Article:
A wonderful post of the daily happenings in an area of the country. I bought the Foxfire books years ago for my Daddy. He would say this is just the way we did it when I was growing up. Once a year my vacation was used to take my family and go home to be with my parents. It was a wonderful time of listening to stories of their youth, visiting Aunts, Uncles and Cousins. Taking our sons fishing and actually catching a lot of fish. Reading newspaper articles of daily happenings in their town and visiting our old pioneer cemetery and looking at the dates on the headstones. We repeated all of this yearly and never ever got bored.

    We were away for a couple days so I just was able to catch up on your last four posts and have enjoyed them immensely, Tipper. I have noticed the Wildness of Summer you mentioned. Here in south central PA it is in its fullness. Of course, I have always loved the woods, creeks & rivers, and I will take the back roads to go over one lane bridges and go through the woods just to enjoy the nature in that area. It is refreshing to my mind, soul and spirit.

    Yesterday the wildness of the forest visited me. I was sitting out on our patio when I heard a terrible commotion and something hit the far side of one of our sheds. I looked up at the shed about 75 feet from where I sat, and saw a chicken burst out from the side running for her life and right behind her exploded the most beautiful young fox in hot pursuit. Having no weapon to stop the fox, I yelled “Hey, Hey” as loud as I could. Mr. Fox put on his brakes and froze looking at me as to say “you talking to me.” I clapped my hands and he whirled and went back around the pine trees and into the neighbor’s yard where I now heard more chickens running for their lives. I quickly notified the neighbor and she went out and put the chickens back in their safe fenced in area. That type of wildness I can do without and for now the chickens are safe from Mr. Fox.

  • Reply
    July 20, 2018 at 9:23 am

    And here I thought Unaka was over there closer to you in Cherokee County. Apparently Spruce Pine has one too. Unless them folks with their berry buckets was trudging all the way to Murphy. Thatudahadtabe some awful good huckleberries.

    Yes! Thatudahadtabe is a word.

  • Reply
    July 20, 2018 at 9:01 am

    You introduced me to the Foxfire Magazine when you had a give-away several years ago. I have bought several old magazines and four books since then. I love reading about things we can all understand and relate to, like reading your post and the reader’s comments here on the Blind Pig & the Acorn.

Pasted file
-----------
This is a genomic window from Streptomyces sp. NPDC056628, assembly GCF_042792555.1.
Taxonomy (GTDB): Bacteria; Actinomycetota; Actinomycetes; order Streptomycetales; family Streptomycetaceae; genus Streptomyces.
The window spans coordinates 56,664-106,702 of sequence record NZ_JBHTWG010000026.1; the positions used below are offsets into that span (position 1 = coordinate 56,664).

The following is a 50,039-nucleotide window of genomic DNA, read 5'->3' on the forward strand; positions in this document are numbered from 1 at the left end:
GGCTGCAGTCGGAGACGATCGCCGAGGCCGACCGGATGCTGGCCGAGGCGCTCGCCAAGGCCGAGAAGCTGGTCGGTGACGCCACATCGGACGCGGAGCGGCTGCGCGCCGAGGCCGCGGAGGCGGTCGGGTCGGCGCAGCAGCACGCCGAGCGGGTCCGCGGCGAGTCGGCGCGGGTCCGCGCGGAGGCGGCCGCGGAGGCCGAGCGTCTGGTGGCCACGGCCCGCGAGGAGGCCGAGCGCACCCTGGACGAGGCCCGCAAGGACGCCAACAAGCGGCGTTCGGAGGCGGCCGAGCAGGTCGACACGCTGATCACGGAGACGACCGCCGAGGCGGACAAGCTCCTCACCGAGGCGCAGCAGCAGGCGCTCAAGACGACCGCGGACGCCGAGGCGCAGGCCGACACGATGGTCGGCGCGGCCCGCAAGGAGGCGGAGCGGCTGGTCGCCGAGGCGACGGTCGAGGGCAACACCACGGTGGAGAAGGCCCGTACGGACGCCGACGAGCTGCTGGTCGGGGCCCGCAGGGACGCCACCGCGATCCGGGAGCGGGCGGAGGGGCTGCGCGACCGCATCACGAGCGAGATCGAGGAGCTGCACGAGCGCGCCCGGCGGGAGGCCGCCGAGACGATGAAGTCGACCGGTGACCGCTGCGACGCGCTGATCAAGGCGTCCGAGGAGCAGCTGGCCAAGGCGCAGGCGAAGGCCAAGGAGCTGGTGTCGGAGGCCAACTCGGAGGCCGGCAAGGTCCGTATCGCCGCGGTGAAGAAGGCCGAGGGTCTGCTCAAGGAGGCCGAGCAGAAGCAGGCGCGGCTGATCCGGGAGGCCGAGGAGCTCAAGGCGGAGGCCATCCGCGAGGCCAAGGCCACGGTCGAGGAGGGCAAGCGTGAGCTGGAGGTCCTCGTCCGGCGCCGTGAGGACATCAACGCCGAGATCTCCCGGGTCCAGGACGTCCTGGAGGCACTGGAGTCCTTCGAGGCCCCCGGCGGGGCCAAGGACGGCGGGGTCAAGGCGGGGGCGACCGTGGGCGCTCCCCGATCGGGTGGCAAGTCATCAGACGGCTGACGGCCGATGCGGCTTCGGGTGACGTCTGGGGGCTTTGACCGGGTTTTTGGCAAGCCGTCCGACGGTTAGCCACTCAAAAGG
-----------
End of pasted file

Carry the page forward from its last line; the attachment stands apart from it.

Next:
• Reply
    aw griff
    July 20, 2018 at 8:51 am

    I always enjoy his reporting. I wonder if people still go to the scalds and pick huckleberries?

    Ron, I never could find that sugar baby melon.

  • Reply
    Ron Stephens
    July 20, 2018 at 7:51 am

    Then as now one obvious thing is that weather is variable. Every year it seems I think there is something different that year from all others I can remember. It is probably true that no two years are just the same. Guess that is a major reason that nature has to be watched very closely to see the variation. And most of us do not watch that close. After spending a great deal of time in the woods over about a half a century I still get reminded I haven’t paid enough attention. Like your post about the wildness of summer and I had to admit I hadn’t noticed it.

  • Reply
    Miss Cindy
    July 20, 2018 at 7:17 am

    I did not know that terrapins mated. Wonder what they did with the moss? Never heard of huckleberrie scalds.
    Interesting snippets of life in another time! This was a time when life centered around home, family, church and making a living.

  • Reply
    July 20, 2018 at 5:30 am

    We’ve come a long way since the day’s of this kinda writing and reporting, just a different outlook and feel to it, now all we get is who said what and how they said it and what did they mean when they said it, makes you sick at your stomach, I got find me some pepto bismol.

    • Reply
      aw griff
      July 20, 2018 at 8:57 am

      Amen, I need some pepto bismol too.

      • Reply
        b. Ruth
        July 20, 2018 at 12:47 pm

        AW Griff
        I am going thru Pepto-Bismol and giant bottles of Tums like water running over our mountain water falls…I’d just love to back so far in a holler it would take weeks to pump in the afternoon sunshine…and no media or TV reception could make thru the trees and rocky terrain…

        • Reply
          aw griff
          July 20, 2018 at 2:37 pm

          I love your idea. Just seems like there is no way to get there from here for me.